The minister said that the school phone ban for children would “make us all reflect on our phone use in society, including adults”.

But the leftwing MP Hervé Saulignac pointed out that, during the debate about children being dangerously addicted to phones and unable to concentrate on their studies, scores of lawmakers were sitting through the session absent-mindedly tapping away on their own phones.

Opposition parties warned that major questions remained about how to enforce the ban, which will affect millions of children. The details of how schools could put the law in place have been left deliberately open.

Politicians estimate that more than 90% of French children aged between 12 and 17 have a phone. Blanquer had previously suggested that children could place their phones in lockers when they arrive at school in the same way that government ministers “place their phone in a box before cabinet meetings”.

But some schools have complained that setting up individual lockers in huge schools would be costly, impractical and difficult to police. Rights groups warned that schools would not have the legal right to confiscate phones.

Source: https://bit.ly/2Htp9gd

Chick-fil-A Still Hates Gay People.

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Chick-fil-A Still Hates Gay People.

Although they have tried to deny it, their latest IRS filings show otherwise.

“the Chick-fil-A Foundation gave more than $1 million in 2015 (nearly one-sixth of its total grants) to the Fellowship of Christian Athletes,” a religious organization which “imparts a strongly anti-LGBTQ message.

the foundation also gave more than $200,000 to the Paul Anderson Youth Home, a Georgia-based “transformative organization” that operates an anti-gay “Christian residential home for troubled youth” and uses propaganda associated with harmful and discredited “ex-gay” therapy.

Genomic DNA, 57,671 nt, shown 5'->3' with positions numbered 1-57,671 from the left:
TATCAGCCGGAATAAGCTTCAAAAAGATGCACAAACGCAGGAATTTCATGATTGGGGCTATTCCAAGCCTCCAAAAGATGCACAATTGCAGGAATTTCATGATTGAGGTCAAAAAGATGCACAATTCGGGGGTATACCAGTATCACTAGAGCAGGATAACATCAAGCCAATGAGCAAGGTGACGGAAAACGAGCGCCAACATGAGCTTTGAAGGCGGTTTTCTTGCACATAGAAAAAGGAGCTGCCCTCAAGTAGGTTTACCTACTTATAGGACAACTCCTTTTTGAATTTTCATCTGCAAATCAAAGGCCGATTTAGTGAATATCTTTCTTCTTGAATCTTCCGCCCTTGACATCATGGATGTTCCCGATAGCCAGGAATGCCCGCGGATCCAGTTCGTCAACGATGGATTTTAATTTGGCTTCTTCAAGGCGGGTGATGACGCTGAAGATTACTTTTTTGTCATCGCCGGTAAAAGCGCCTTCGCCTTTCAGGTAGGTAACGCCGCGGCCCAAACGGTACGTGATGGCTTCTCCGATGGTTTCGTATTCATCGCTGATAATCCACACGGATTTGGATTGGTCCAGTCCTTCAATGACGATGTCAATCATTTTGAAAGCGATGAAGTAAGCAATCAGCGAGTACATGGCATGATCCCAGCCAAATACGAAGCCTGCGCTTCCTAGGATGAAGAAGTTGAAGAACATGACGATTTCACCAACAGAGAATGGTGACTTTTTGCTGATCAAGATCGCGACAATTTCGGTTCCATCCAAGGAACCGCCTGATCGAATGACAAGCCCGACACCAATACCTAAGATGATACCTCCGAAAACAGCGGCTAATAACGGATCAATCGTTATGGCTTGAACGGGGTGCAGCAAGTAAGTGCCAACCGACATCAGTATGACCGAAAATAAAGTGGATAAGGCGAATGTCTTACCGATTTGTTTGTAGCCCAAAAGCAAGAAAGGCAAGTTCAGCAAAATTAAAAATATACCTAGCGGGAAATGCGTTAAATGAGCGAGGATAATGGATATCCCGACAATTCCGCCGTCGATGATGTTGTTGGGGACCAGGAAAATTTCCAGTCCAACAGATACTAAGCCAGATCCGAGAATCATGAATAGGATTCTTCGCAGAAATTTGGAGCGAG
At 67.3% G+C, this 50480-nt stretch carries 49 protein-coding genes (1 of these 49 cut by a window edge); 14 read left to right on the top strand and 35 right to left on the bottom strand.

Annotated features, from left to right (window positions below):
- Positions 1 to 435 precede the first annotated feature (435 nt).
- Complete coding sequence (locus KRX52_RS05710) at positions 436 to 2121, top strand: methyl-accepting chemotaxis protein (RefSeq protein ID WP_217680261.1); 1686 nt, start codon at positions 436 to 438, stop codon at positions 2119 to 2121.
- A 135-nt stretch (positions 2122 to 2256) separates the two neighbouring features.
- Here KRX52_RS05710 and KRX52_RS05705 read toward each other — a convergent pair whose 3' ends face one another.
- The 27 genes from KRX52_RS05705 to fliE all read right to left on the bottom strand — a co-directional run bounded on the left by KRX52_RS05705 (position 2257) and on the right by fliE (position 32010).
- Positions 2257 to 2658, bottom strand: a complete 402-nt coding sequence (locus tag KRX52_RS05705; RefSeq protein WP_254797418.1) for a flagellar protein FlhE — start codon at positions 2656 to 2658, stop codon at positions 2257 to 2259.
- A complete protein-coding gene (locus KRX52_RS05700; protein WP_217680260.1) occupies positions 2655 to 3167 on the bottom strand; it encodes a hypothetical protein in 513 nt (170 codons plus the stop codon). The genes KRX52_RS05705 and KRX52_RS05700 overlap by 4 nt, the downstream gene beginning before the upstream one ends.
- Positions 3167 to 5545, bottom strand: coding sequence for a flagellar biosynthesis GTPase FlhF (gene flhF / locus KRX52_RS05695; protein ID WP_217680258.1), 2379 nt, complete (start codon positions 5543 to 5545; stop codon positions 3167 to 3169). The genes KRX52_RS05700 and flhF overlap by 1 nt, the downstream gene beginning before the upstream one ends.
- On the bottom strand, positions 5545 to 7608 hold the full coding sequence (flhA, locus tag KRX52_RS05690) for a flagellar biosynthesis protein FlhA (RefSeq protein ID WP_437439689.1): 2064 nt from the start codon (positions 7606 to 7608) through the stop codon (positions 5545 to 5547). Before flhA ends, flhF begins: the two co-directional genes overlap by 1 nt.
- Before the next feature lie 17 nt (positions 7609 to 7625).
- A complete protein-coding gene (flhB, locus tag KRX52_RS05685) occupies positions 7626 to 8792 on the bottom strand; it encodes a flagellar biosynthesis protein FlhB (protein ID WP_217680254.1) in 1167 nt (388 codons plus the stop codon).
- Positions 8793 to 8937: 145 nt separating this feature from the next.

The above are just examples of anti-gay organizations that the fast food franchise supports.

Although they might claim otherwise this is a horrid franchise that *must* be boycotted.

I know here in metro-Detroit when a new store of theirs opened (the first in the area) it made local news (read free advertising) for several days earlier this year.

Please help spread the word.

Source: https://bit.ly/2Kr1Ud8

Woman held in Dubai after drinking wine on flight.

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Woman held in Dubai after drinking wine on flight.

A woman was detained in Dubai for three days with her four-year-old daughter after drinking a complimentary glass of wine on a flight from London, an NGO has said.

Ellie Holman, a dentist originally from Sweden who lives in Sevenoaks, Kent, with her English partner, Gary, and their three children, was denied water and made to clean toilets while in custody, according to the human rights group Detained in Dubai.

The NGO, formed to help people held in the United Arab Emirates, said it was representing the woman and her daughter Bibi, who was “terrified” by the experience.